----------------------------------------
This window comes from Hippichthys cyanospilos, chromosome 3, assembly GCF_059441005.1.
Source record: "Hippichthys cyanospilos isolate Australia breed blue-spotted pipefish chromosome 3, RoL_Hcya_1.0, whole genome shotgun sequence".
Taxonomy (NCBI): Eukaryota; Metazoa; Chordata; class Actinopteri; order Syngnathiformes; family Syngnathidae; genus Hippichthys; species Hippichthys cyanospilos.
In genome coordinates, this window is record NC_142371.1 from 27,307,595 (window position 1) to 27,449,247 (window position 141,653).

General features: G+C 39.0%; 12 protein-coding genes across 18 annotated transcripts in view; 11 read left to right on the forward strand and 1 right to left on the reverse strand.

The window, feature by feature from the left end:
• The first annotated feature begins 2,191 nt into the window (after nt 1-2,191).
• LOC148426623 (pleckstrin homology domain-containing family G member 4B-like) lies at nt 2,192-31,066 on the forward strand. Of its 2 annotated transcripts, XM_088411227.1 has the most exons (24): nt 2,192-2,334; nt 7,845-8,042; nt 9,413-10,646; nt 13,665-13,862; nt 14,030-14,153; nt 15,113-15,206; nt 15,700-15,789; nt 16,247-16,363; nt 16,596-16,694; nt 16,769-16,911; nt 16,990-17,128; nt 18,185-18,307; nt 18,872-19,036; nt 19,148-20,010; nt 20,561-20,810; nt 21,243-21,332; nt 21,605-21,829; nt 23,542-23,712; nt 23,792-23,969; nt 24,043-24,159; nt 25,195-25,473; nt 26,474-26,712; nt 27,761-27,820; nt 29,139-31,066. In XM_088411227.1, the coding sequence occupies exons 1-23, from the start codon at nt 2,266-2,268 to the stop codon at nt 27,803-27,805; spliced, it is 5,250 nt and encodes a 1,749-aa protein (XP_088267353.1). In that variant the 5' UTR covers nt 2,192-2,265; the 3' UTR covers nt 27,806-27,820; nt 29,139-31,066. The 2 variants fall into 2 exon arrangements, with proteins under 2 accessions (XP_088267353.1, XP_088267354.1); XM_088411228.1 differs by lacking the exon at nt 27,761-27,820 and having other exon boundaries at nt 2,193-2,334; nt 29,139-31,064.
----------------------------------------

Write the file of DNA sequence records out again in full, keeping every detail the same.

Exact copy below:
This window comes from Hippichthys cyanospilos, chromosome 3, assembly GCF_059441005.1.
Source record: "Hippichthys cyanospilos isolate Australia breed blue-spotted pipefish chromosome 3, RoL_Hcya_1.0, whole genome shotgun sequence".
Taxonomy (NCBI): Eukaryota; Metazoa; Chordata; class Actinopteri; order Syngnathiformes; family Syngnathidae; genus Hippichthys; species Hippichthys cyanospilos.
In genome coordinates, this window is record NC_142371.1 from 27,307,595 (window position 1) to 27,449,247 (window position 141,653).

General features: G+C 39.0%; 12 protein-coding genes across 18 annotated transcripts in view; 11 read left to right on the forward strand and 1 right to left on the reverse strand.

The window, feature by feature from the left end:
• The first annotated feature begins 2,191 nt into the window (after nt 1-2,191).
• LOC148426623 (pleckstrin homology domain-containing family G member 4B-like) lies at nt 2,192-31,066 on the forward strand. Of its 2 annotated transcripts, XM_088411227.1 has the most exons (24): nt 2,192-2,334; nt 7,845-8,042; nt 9,413-10,646; nt 13,665-13,862; nt 14,030-14,153; nt 15,113-15,206; nt 15,700-15,789; nt 16,247-16,363; nt 16,596-16,694; nt 16,769-16,911; nt 16,990-17,128; nt 18,185-18,307; nt 18,872-19,036; nt 19,148-20,010; nt 20,561-20,810; nt 21,243-21,332; nt 21,605-21,829; nt 23,542-23,712; nt 23,792-23,969; nt 24,043-24,159; nt 25,195-25,473; nt 26,474-26,712; nt 27,761-27,820; nt 29,139-31,066. In XM_088411227.1, the coding sequence occupies exons 1-23, from the start codon at nt 2,266-2,268 to the stop codon at nt 27,803-27,805; spliced, it is 5,250 nt and encodes a 1,749-aa protein (XP_088267353.1). In that variant the 5' UTR covers nt 2,192-2,265; the 3' UTR covers nt 27,806-27,820; nt 29,139-31,066. The 2 variants fall into 2 exon arrangements, with proteins under 2 accessions (XP_088267353.1, XP_088267354.1); XM_088411228.1 differs by lacking the exon at nt 27,761-27,820 and having other exon boundaries at nt 2,193-2,334; nt 29,139-31,064.